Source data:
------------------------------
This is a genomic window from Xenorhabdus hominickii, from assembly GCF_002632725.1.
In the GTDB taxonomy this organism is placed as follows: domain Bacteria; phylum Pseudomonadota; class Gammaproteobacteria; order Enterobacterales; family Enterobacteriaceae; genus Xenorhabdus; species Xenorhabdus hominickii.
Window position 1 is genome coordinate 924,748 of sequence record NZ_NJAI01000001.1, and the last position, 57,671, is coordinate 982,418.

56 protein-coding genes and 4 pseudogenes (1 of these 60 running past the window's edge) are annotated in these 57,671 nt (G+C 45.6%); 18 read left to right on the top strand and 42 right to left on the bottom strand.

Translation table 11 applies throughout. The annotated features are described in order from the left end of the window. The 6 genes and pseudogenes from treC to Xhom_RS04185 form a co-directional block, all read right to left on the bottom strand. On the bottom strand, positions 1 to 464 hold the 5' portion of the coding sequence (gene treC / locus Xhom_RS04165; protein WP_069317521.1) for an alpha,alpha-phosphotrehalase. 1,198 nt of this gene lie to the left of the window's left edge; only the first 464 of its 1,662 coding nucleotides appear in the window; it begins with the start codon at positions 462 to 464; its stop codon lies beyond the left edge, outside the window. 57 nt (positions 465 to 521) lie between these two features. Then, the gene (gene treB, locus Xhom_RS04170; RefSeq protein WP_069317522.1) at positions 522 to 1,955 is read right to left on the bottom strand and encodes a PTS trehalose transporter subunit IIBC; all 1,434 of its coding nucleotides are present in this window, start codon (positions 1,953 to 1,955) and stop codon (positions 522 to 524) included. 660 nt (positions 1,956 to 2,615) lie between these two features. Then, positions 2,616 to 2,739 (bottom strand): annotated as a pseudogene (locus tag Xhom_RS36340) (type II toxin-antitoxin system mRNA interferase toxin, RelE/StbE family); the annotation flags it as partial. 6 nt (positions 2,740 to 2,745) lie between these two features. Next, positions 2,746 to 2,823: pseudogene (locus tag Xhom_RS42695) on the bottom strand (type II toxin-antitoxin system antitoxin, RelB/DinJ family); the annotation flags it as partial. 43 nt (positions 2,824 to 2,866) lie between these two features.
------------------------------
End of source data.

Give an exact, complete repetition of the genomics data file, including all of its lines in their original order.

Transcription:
This is a genomic window from Xenorhabdus hominickii, from assembly GCF_002632725.1.
In the GTDB taxonomy this organism is placed as follows: domain Bacteria; phylum Pseudomonadota; class Gammaproteobacteria; order Enterobacterales; family Enterobacteriaceae; genus Xenorhabdus; species Xenorhabdus hominickii.
Window position 1 is genome coordinate 924,748 of sequence record NZ_NJAI01000001.1, and the last position, 57,671, is coordinate 982,418.

56 protein-coding genes and 4 pseudogenes (1 of these 60 running past the window's edge) are annotated in these 57,671 nt (G+C 45.6%); 18 read left to right on the top strand and 42 right to left on the bottom strand.

Translation table 11 applies throughout. The annotated features are described in order from the left end of the window. The 6 genes and pseudogenes from treC to Xhom_RS04185 form a co-directional block, all read right to left on the bottom strand. On the bottom strand, positions 1 to 464 hold the 5' portion of the coding sequence (gene treC / locus Xhom_RS04165; protein WP_069317521.1) for an alpha,alpha-phosphotrehalase. 1,198 nt of this gene lie to the left of the window's left edge; only the first 464 of its 1,662 coding nucleotides appear in the window; it begins with the start codon at positions 462 to 464; its stop codon lies beyond the left edge, outside the window. 57 nt (positions 465 to 521) lie between these two features. Then, the gene (gene treB, locus Xhom_RS04170; RefSeq protein WP_069317522.1) at positions 522 to 1,955 is read right to left on the bottom strand and encodes a PTS trehalose transporter subunit IIBC; all 1,434 of its coding nucleotides are present in this window, start codon (positions 1,953 to 1,955) and stop codon (positions 522 to 524) included. 660 nt (positions 1,956 to 2,615) lie between these two features. Then, positions 2,616 to 2,739 (bottom strand): annotated as a pseudogene (locus tag Xhom_RS36340) (type II toxin-antitoxin system mRNA interferase toxin, RelE/StbE family); the annotation flags it as partial. 6 nt (positions 2,740 to 2,745) lie between these two features. Next, positions 2,746 to 2,823: pseudogene (locus tag Xhom_RS42695) on the bottom strand (type II toxin-antitoxin system antitoxin, RelB/DinJ family); the annotation flags it as partial. 43 nt (positions 2,824 to 2,866) lie between these two features.